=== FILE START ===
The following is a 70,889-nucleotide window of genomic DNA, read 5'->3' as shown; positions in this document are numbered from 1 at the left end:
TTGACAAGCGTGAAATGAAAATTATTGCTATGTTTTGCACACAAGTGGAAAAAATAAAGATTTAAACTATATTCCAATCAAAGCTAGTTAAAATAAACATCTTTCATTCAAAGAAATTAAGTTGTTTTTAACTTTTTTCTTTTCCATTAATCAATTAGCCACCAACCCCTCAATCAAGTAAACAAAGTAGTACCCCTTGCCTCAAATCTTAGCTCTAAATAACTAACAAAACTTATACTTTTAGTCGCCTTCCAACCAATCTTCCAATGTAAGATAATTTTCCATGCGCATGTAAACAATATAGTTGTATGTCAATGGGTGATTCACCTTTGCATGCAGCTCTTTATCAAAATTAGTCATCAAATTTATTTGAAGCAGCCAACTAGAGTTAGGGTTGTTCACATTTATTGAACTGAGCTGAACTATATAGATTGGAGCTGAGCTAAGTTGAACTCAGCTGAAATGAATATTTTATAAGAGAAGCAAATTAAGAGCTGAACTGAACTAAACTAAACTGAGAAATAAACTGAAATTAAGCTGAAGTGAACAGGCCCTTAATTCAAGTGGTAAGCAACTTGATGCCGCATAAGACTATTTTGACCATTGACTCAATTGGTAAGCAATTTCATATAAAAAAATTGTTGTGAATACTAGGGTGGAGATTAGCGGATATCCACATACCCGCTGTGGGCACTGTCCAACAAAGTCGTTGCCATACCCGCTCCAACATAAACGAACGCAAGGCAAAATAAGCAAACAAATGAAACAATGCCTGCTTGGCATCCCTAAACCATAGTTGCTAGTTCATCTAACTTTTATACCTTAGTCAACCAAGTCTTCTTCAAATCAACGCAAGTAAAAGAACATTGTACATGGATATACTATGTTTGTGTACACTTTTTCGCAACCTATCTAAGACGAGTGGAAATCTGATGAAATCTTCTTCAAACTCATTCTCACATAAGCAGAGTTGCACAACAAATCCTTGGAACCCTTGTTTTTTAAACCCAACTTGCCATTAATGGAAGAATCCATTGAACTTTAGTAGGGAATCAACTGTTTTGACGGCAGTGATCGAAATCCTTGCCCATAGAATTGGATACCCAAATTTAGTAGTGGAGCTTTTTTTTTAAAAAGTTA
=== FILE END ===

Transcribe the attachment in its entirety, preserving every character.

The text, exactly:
The following is a 70,889-nucleotide window of genomic DNA, read 5'->3' as shown; positions in this document are numbered from 1 at the left end:
TTGACAAGCGTGAAATGAAAATTATTGCTATGTTTTGCACACAAGTGGAAAAAATAAAGATTTAAACTATATTCCAATCAAAGCTAGTTAAAATAAACATCTTTCATTCAAAGAAATTAAGTTGTTTTTAACTTTTTTCTTTTCCATTAATCAATTAGCCACCAACCCCTCAATCAAGTAAACAAAGTAGTACCCCTTGCCTCAAATCTTAGCTCTAAATAACTAACAAAACTTATACTTTTAGTCGCCTTCCAACCAATCTTCCAATGTAAGATAATTTTCCATGCGCATGTAAACAATATAGTTGTATGTCAATGGGTGATTCACCTTTGCATGCAGCTCTTTATCAAAATTAGTCATCAAATTTATTTGAAGCAGCCAACTAGAGTTAGGGTTGTTCACATTTATTGAACTGAGCTGAACTATATAGATTGGAGCTGAGCTAAGTTGAACTCAGCTGAAATGAATATTTTATAAGAGAAGCAAATTAAGAGCTGAACTGAACTAAACTAAACTGAGAAATAAACTGAAATTAAGCTGAAGTGAACAGGCCCTTAATTCAAGTGGTAAGCAACTTGATGCCGCATAAGACTATTTTGACCATTGACTCAATTGGTAAGCAATTTCATATAAAAAAATTGTTGTGAATACTAGGGTGGAGATTAGCGGATATCCACATACCCGCTGTGGGCACTGTCCAACAAAGTCGTTGCCATACCCGCTCCAACATAAACGAACGCAAGGCAAAATAAGCAAACAAATGAAACAATGCCTGCTTGGCATCCCTAAACCATAGTTGCTAGTTCATCTAACTTTTATACCTTAGTCAACCAAGTCTTCTTCAAATCAACGCAAGTAAAAGAACATTGTACATGGATATACTATGTTTGTGTACACTTTTTCGCAACCTATCTAAGACGAGTGGAAATCTGATGAAATCTTCTTCAAACTCATTCTCACATAAGCAGAGTTGCACAACAAATCCTTGGAACCCTTGTTTTTTAAACCCAACTTGCCATTAATGGAAGAATCCATTGAACTTTAGTAGGGAATCAACTGTTTTGACGGCAGTGATCGAAATCCTTGCCCATAGAATTGGATACCCAAATTTAGTAGTGGAGCTTTTTTTTTAAAAAGTTA